Opposition leaders among 150 detained in Tunisia
Opposition leaders among 150 detained in Tunisia
Protests, some violent, flared across Tunisia on Monday, when one protester was killed, before ebbing on Thursday. Protesters have burned dozens of state buildings, prompting the government to send the army into several cities and towns.
Activists and opposition politicians appealed for fresh demonstrations in the capital, Tunis, on Friday and on Sunday, the seventh anniversary of the toppling of authoritarian president Zine El-Abidine Ben Ali.
On Thursday, unrest was limited to sporadic clashes in the northern city of Siliana, in Sidi Bouzid in central Tunisia and Douz in the south of the North African country.
“The protests have declined and there was no damage, but last night the police arrested 150 people involved in rioting in the past few days, bringing the total number of detainees to 778,” Interior Ministry spokesman Khelifa Chibani said. Sixteen extremists were among those detained, he said.
Three local leaders of the Popular Front, the main opposition bloc, were detained in Gafsa for allegedly setting fire to a government building, a judicial source said.
The Popular Front said its leaders had been targeted in a political campaign that was “reproducing the methods of the oppressive Ben Ali regime.” Party members had also been arrested in Mahdia and Karbariya, it said.
The protests draw on anger over price and tax increases included in this year’s budget that took effect on Jan. 1. The government has blamed the opposition and “troublemakers” for stoking unrest, a charge the opposition has denied. The government has vowed not to back down on the austerity measures, taken to satisfy foreign lenders.
Prices have increased for fuel and some consumer goods, while taxes on cars, phone calls, the Internet, hotel accommodation and other items have also gone up.
Tunisia appears to have little scope to back away austerity. The International Monetary Funds says Tunisia is committed to “decisive action” to reform its economy before the IMF reviews the payment of its next loan tranche.
Last year, the Washington-based IMF agreed a four-year loan program worth about $2.8 billion with Tunisia, but tied to economic reforms.
The 2018 budget also raises customs taxes on some imports, and the Tunis government is trying to cut the public sector wage bill through voluntary redundancies.
While Tunisia is held up by some as the only democratic success story among countries swept up in the Arab Spring, it has had nine governments since Ben Ali’s overthrow, none of which have been able to resolve deep-rooted economic problems.
Nuclear bomb ‘on Iran’s agenda’ as it boosts stockpile of uranium
- The factory would have the capacity to build rotors for up to 60 IR-6 centrifuges per day
- Iran has begun working on infrastructure for building advanced centrifuges at its Natanz facility
JEDDAH: Iran has increased its stockpile of uranium and boosted its ability to enrich it to weapons grade, the head of its atomic agency admitted on Wednesday.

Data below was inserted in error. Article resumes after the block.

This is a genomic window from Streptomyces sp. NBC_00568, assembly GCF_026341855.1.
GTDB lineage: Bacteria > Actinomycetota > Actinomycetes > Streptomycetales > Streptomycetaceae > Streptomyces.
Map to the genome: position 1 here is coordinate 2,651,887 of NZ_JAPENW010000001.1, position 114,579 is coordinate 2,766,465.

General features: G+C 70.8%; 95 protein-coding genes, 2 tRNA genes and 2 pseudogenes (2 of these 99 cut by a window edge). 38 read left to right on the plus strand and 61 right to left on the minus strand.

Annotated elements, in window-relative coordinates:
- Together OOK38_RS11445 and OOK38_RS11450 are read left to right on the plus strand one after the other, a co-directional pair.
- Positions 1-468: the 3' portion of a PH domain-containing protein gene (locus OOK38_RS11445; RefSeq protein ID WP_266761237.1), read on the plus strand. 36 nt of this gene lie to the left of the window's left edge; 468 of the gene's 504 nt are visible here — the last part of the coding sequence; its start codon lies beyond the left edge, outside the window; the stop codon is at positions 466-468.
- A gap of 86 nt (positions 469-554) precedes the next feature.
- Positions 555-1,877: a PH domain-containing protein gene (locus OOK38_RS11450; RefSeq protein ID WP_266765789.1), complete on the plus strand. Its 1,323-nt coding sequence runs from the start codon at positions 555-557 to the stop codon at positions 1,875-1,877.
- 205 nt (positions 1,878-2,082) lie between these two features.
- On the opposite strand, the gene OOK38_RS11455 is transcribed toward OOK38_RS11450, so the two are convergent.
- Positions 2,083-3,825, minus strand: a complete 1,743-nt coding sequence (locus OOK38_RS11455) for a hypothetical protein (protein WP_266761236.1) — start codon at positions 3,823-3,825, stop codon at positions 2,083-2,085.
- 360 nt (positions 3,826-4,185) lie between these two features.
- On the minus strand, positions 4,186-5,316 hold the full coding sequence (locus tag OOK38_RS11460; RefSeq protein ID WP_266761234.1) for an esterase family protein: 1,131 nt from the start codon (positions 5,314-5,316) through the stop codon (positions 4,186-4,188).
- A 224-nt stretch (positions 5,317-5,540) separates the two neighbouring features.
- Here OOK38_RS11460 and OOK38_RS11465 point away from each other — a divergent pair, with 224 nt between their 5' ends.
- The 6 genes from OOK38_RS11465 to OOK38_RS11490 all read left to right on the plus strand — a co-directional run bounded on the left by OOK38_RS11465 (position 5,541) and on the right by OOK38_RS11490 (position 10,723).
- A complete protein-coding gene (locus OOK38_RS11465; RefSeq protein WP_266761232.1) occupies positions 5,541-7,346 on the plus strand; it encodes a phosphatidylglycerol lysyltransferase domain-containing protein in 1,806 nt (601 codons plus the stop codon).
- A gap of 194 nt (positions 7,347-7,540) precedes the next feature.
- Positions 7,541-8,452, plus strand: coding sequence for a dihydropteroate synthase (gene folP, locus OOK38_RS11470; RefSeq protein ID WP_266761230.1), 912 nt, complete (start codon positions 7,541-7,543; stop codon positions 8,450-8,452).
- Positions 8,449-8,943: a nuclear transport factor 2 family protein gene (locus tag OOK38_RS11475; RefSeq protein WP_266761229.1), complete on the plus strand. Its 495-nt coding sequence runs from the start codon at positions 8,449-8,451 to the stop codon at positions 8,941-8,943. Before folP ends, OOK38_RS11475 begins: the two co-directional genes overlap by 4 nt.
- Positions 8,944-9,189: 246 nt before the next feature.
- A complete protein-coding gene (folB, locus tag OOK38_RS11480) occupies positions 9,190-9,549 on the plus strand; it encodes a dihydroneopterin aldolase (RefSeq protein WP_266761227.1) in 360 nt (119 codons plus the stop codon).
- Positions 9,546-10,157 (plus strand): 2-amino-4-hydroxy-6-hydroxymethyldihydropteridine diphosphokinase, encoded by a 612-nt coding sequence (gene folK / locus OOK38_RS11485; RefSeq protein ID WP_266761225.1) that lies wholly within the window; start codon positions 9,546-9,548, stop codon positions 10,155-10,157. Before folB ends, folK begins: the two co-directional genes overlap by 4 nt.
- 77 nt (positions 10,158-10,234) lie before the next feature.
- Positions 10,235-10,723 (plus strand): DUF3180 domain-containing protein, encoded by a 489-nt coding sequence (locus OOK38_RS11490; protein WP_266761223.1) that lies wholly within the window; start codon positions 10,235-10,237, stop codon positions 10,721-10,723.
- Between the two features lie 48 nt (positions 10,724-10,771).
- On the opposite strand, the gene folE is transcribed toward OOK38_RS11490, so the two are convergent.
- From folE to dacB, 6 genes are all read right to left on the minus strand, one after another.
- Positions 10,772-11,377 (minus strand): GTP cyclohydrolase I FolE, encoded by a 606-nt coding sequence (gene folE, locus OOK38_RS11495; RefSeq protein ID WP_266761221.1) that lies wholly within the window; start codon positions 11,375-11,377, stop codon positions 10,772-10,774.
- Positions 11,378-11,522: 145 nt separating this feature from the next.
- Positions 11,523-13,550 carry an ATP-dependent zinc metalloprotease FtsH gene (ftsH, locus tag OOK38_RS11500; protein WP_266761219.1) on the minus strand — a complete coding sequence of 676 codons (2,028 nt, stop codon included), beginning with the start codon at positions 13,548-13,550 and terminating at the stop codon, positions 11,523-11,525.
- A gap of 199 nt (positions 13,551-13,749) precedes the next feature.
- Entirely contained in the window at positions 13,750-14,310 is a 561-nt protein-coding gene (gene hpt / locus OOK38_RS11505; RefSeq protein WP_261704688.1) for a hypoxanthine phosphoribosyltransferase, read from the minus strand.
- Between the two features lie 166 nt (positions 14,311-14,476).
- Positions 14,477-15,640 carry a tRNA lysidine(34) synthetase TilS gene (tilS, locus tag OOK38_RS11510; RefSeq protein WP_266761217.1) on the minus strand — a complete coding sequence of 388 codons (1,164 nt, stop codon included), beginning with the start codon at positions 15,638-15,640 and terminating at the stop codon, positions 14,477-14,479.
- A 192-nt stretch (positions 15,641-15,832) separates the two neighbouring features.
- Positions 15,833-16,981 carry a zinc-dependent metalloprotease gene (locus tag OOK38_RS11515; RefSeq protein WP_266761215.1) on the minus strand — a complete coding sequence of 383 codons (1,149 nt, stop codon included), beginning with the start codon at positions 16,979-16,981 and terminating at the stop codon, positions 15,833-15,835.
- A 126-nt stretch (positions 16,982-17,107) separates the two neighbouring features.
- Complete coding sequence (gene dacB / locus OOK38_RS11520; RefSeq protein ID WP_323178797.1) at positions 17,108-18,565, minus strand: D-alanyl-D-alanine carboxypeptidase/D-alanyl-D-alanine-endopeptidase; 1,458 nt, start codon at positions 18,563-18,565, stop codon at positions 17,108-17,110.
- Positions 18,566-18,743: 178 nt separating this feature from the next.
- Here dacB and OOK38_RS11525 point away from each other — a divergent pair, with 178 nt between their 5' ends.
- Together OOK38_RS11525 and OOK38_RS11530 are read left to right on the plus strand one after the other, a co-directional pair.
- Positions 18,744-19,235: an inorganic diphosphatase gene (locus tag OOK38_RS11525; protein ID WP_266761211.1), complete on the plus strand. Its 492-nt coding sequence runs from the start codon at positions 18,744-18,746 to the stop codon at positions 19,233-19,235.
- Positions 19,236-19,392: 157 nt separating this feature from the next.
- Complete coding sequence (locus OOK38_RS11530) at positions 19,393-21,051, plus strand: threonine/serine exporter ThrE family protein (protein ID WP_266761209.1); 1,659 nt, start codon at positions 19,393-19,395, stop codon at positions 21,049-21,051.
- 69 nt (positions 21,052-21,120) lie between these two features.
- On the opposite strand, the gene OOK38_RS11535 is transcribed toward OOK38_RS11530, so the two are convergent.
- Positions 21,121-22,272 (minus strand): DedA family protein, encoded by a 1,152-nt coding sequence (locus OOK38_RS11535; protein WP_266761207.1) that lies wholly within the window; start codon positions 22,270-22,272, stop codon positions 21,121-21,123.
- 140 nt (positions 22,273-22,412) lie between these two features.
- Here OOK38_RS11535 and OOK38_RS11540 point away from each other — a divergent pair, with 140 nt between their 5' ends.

Ali Akbar Salehi, head of the Atomic Energy Organization of Iran, said the regime had imported 550 tons of uranium before the 2015 agreement to curb its nuclear program. It had acquired about 400 tons more since then, bringing the total to between 900 and 950 tons.
Iran has also built a factory that can produce rotors for up to 60 IR-6 centrifuges a day for uranium enrichment, Salehi said.
The announcements came a month after Supreme Leader Ayatollah Ali Khamenei said he had ordered agencies to prepare to increase uranium-enrichment capacity if the nuclear deal falls apart after Washington’s withdrawal.
Under the agreement, which was also signed by Russia, China, Britain, France and Germany, Iran agreed to curb its nuclear programme in exchange for sanctions relief.
The other signatories have been scrambling to save the deal. Iran has said it will wait to see what they can do, but has signaled it is ready to put its enrichment activities back on track.
Salehi insisted the new factory did not break the terms of the agreement. “Instead of building this factory in the next seven or eight years, we built it during the negotiations but have not started it,” he said.
Salehi said last month that Iran had begun working on infrastructure for building advanced centrifuges at its Natanz facility.
The announcements suggest that a nuclear bomb is on Iran’s agenda, Oubai Shahbandar, a Syrian-American analyst and fellow at the New America Foundation’s International Security Program, told Arab News
“Iran’s negotiating strategy here seems to be pegged to pressuring the EU to provide European businesses protection from complying with renewed US sanctions,” he said.
“IR-6 centrifuges are relatively complex and if Tehran moves forward with enhancing their capacity to mass-produce faster advanced centrifuges, they could easily establish a position to breakout quickly toward nuclear weapon production, if the decision is made.
“The capacity to build en masse more advanced centrifuges in the future doesn’t violate the deal itself, but it sends a strong political signal that nuclear weaponization could very well still be on the agenda in Tehran.”